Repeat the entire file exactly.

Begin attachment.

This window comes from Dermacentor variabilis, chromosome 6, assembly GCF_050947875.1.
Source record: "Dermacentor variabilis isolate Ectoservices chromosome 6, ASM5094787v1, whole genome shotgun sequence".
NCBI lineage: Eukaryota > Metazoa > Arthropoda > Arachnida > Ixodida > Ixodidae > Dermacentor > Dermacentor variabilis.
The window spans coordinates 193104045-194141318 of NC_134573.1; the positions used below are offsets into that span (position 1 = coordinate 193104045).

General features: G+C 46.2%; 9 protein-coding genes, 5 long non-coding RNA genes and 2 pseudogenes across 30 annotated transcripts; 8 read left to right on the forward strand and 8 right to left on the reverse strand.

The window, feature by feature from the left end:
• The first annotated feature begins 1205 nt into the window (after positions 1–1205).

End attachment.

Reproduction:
This window comes from Dermacentor variabilis, chromosome 6, assembly GCF_050947875.1.
Source record: "Dermacentor variabilis isolate Ectoservices chromosome 6, ASM5094787v1, whole genome shotgun sequence".
NCBI lineage: Eukaryota > Metazoa > Arthropoda > Arachnida > Ixodida > Ixodidae > Dermacentor > Dermacentor variabilis.
The window spans coordinates 193104045-194141318 of NC_134573.1; the positions used below are offsets into that span (position 1 = coordinate 193104045).

General features: G+C 46.2%; 9 protein-coding genes, 5 long non-coding RNA genes and 2 pseudogenes across 30 annotated transcripts; 8 read left to right on the forward strand and 8 right to left on the reverse strand.

The window, feature by feature from the left end:
• The first annotated feature begins 1205 nt into the window (after positions 1–1205).